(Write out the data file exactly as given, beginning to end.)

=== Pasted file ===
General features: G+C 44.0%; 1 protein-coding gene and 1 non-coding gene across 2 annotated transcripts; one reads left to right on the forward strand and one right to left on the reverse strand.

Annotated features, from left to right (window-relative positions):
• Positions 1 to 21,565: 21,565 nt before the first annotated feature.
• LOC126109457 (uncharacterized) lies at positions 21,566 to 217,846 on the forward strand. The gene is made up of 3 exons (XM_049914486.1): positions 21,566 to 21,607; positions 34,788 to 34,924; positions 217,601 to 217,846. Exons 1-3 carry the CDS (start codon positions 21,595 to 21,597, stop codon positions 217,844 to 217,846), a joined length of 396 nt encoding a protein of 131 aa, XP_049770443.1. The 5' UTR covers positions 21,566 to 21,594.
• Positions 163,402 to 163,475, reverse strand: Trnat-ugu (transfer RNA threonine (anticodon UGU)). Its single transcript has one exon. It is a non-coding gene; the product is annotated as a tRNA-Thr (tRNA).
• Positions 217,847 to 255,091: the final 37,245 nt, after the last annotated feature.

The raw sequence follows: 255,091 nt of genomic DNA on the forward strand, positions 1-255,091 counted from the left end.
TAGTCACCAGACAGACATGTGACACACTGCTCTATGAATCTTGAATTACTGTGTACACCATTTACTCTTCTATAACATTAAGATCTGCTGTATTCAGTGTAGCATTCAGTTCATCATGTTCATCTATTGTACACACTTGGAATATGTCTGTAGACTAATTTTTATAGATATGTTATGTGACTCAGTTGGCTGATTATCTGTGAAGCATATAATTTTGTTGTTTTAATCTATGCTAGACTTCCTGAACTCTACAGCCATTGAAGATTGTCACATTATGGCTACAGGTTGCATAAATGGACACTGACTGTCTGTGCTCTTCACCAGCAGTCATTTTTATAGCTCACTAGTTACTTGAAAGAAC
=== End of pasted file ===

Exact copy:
General features: G+C 44.0%; 1 protein-coding gene and 1 non-coding gene across 2 annotated transcripts; one reads left to right on the forward strand and one right to left on the reverse strand.

Annotated features, from left to right (window-relative positions):
• Positions 1 to 21,565: 21,565 nt before the first annotated feature.
• LOC126109457 (uncharacterized) lies at positions 21,566 to 217,846 on the forward strand. The gene is made up of 3 exons (XM_049914486.1): positions 21,566 to 21,607; positions 34,788 to 34,924; positions 217,601 to 217,846. Exons 1-3 carry the CDS (start codon positions 21,595 to 21,597, stop codon positions 217,844 to 217,846), a joined length of 396 nt encoding a protein of 131 aa, XP_049770443.1. The 5' UTR covers positions 21,566 to 21,594.
• Positions 163,402 to 163,475, reverse strand: Trnat-ugu (transfer RNA threonine (anticodon UGU)). Its single transcript has one exon. It is a non-coding gene; the product is annotated as a tRNA-Thr (tRNA).
• Positions 217,847 to 255,091: the final 37,245 nt, after the last annotated feature.

The raw sequence follows: 255,091 nt of genomic DNA on the forward strand, positions 1-255,091 counted from the left end.
TAGTCACCAGACAGACATGTGACACACTGCTCTATGAATCTTGAATTACTGTGTACACCATTTACTCTTCTATAACATTAAGATCTGCTGTATTCAGTGTAGCATTCAGTTCATCATGTTCATCTATTGTACACACTTGGAATATGTCTGTAGACTAATTTTTATAGATATGTTATGTGACTCAGTTGGCTGATTATCTGTGAAGCATATAATTTTGTTGTTTTAATCTATGCTAGACTTCCTGAACTCTACAGCCATTGAAGATTGTCACATTATGGCTACAGGTTGCATAAATGGACACTGACTGTCTGTGCTCTTCACCAGCAGTCATTTTTATAGCTCACTAGTTACTTGAAAGAAC